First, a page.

Going to the cloud might make a lot of sense for your organization -- but only if you choose a secure, reliable data center that can handle your needs. Erik Eckel runs through 10 essential criteria for data center evaluation.
Everyone's going to the cloud. The cloud's all the rage. Almost no IT discussion is complete without mentioning "the cloud." But when it comes down to it, the cloud is nothing more than systems hosting information in a data center somewhere "out there."
Organizations have discovered the benefits of offloading infrastructure development, automatic failover engineering, and multiple coordinated power feeds, not to mention backups, OS maintenance, and physical security, to third-party data centers. That's why "going to the cloud" ultimately makes sense.
Unfortunately, not every data center is ready for prime time. Some have sprung up as part of a cloud-based land grab. Review these 10 factors to ensure that your organization's data center is up to the task.
Note: This article is also available as a PDF download.
1: Data capacity
Data centers are typically engineered to support mind-boggling data transmission capacities. Some feature multiple OCx and SONET connections that can manage Amazon.com-like Web site demands. Other less sophisticated entities might try getting by using redundant T-3s. Don't find out the hard way that your data center provider failed to adequately forecast capacity and can't quickly scale.
2: Redundant power
Many data centers have online electrical backups. UPSes, in other words. If your organization maintains business-critical systems that simply can't go down, be sure that the data center has a second electrical backbone connection. Only N+1 power grid connectivity, to a secondary electrical source, can help protect against catastrophe.
3: Backup Internet
Just as any quality data center will maintain redundant power sources, so too must it maintain secondary and tertiary Internet connectivity. Buried cables get cut. Overhead cables fall when trucks strike poles. Vendors experience network-wide outages. Only by making sure that multiple tier-1 Internet provider circuits feed a facility via fully meshed backbones can IT managers rest assured they've done what they can to eliminate potential downtime.
4: Automatic hardware failover
Redundant power, Internet, and even heating and cooling systems are great, but if they're not configured as hot online spares, downtime can still occur. It's critical that data centers employ redundant online switches, routers, UPSes, and HVAC equipment that automatically fail over when trouble arises.
5: Access control
The importance of physical security can't be understated. Commerce could be significantly affected if just one unstable individual were able to drive a large vehicle into a busy and sensitive data center. That's why it's important that a data center's physical perimeter be properly protected. In addition to physical access controls (keys, scanner cards, biometric devices, etc.), care must be taken to ensure that, should someone gain access to a data center, individually leased sections remain secure (thanks to additional physical access controls, locks, cages, rooms, etc.).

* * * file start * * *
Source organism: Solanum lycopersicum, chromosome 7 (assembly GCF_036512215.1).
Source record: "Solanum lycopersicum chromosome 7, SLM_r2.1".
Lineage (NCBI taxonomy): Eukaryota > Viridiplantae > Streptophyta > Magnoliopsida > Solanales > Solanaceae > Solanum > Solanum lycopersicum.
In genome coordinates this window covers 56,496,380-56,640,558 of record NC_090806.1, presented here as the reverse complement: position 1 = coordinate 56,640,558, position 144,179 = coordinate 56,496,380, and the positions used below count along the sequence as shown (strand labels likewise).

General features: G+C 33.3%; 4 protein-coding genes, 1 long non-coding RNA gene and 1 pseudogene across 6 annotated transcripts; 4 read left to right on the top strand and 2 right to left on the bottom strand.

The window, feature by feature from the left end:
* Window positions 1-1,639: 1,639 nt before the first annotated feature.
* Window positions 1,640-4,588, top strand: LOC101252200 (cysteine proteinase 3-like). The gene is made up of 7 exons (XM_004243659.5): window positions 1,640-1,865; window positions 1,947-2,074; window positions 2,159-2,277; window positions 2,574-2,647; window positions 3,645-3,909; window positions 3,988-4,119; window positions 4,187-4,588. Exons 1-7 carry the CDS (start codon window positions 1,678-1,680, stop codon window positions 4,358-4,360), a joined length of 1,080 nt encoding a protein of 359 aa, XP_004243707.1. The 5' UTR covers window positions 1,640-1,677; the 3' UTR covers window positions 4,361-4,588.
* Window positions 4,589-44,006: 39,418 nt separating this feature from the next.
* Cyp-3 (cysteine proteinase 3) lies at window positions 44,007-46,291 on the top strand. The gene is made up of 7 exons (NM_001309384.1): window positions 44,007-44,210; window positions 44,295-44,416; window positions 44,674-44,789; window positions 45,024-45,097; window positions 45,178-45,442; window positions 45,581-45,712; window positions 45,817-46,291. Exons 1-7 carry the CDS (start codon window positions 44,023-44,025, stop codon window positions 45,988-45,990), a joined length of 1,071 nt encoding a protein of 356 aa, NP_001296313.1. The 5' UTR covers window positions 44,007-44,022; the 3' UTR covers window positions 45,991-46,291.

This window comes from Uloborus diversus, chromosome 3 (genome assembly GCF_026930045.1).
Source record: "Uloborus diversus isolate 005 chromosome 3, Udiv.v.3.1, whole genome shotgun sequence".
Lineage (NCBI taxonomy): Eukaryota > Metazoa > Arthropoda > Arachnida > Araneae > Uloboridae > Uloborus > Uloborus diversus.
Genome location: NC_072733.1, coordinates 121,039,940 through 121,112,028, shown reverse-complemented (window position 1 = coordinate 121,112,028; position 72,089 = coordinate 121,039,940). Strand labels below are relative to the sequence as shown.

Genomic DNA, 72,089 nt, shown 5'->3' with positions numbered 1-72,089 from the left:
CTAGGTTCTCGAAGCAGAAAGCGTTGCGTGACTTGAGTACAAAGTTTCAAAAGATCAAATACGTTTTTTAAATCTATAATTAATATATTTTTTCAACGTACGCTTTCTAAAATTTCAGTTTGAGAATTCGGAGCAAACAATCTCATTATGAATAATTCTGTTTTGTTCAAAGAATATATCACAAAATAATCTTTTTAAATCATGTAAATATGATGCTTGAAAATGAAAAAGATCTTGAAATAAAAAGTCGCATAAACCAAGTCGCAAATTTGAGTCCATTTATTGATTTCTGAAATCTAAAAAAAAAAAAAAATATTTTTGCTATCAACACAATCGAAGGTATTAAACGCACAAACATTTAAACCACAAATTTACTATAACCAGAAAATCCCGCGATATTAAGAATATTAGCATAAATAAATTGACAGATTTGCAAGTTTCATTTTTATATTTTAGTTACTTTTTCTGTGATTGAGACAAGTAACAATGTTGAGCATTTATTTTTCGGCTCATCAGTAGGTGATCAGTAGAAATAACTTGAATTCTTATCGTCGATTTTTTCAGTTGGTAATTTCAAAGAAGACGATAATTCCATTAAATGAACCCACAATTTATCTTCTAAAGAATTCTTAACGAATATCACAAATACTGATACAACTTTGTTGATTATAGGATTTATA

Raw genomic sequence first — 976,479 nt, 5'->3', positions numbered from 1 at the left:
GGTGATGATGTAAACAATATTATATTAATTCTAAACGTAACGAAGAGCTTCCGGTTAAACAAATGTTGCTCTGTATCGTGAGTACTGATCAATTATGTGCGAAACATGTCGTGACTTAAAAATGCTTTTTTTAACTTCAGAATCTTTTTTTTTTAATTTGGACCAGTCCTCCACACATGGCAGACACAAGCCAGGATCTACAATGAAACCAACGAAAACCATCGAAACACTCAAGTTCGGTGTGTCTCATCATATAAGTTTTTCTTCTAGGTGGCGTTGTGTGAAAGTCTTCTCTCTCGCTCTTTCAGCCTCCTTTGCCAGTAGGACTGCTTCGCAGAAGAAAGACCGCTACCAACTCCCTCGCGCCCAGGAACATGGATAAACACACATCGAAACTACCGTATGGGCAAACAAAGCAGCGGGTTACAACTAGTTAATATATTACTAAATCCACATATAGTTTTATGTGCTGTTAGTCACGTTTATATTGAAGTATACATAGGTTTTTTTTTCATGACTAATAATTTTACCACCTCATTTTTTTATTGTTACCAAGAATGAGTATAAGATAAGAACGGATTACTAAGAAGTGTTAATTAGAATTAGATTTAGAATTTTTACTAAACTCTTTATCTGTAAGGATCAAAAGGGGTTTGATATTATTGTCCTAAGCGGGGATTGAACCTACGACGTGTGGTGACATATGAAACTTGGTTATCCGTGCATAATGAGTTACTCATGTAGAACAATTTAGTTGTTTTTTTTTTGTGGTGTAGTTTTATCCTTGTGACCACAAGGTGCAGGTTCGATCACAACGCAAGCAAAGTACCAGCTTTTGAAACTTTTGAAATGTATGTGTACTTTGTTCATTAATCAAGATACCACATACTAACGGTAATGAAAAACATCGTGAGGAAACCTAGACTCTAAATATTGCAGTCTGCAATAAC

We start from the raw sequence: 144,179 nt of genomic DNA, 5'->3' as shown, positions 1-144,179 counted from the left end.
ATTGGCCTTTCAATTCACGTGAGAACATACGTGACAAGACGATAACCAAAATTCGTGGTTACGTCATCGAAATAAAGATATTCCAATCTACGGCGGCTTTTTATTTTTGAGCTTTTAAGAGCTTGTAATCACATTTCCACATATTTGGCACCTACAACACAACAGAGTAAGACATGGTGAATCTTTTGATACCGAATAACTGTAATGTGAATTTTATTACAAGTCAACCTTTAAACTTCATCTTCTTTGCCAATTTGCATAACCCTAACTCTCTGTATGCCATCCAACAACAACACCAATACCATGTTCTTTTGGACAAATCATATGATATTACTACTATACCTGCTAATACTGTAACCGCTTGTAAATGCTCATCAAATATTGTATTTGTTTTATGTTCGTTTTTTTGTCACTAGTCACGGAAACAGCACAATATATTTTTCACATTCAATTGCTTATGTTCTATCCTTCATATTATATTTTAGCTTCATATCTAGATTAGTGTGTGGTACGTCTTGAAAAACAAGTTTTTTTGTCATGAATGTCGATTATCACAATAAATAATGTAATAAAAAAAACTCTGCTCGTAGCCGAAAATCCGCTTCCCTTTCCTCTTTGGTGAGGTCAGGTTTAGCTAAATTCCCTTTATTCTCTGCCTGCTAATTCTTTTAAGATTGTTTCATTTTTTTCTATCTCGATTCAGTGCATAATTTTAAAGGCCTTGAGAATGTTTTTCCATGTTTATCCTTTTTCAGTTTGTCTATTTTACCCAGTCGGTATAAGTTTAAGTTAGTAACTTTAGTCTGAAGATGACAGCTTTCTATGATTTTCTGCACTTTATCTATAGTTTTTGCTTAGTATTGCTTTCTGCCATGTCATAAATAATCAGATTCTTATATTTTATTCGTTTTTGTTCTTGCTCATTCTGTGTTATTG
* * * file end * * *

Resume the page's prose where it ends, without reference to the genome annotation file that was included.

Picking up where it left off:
6: 24x7x365 support
Data centers must be staffed and monitored by properly trained technicians and engineers at all times. It's an unfortunate byproduct of today's pressurized business environment but a fact nevertheless. Systems can't fail. Constant monitoring and maintenance is a must. Certainly, many data centers will run leaner shifts during off hours, but telephone support and onsite assistance must be always available. Further, data center services must include customer reporting tools that assist clients in understanding a center's network status.
7: Independent power
Data centers must have redundant electrical grid connections. That's a given. And facilities must also maintain their own independent power supply. Most turn to onsite diesel generators, which need to be periodically tested to ensure that they can fulfill a data center's electrical requirements in case of a natural disaster or episode that disrupts the site's other electrical sources.
8: In-house break/fix service
One of the benefits of delegating services to the cloud is eliminating the need to maintain physical and virtualized servers. OS maintenance, security patching, and hardware support all become the responsibility of the data center. Even if an organization chooses to co-locate its own servers within a data center, the data center should provide in-house staff capable of maintaining software and responding to hardware crises.
9: Written SLAs
Any data center contract should come complete with a specifically worded service level agreement (SLA). The SLA should guarantee specific uptime, service response, bandwidth, and physical access protections, among other elements. Ensure, too, that the SLA or terms of service state what happens if a data center fails to provide uptime as stated, maintenance or service as scheduled, or crisis response within stated timeframes.
10: Financial stability
All the promises in the world, and even an incredibly compelling price, mean nothing if the data center fails. Before moving large amounts of data and equipment into a facility, do some homework on the company that owns the site. Confirm that it's free and clear of lawsuits, has adequate operating capital, and isn't in financial straits. The last thing you want to do is have to repeat the process because a center fails financially or must cut costs (and subsequently service and capacity) to stay afloat.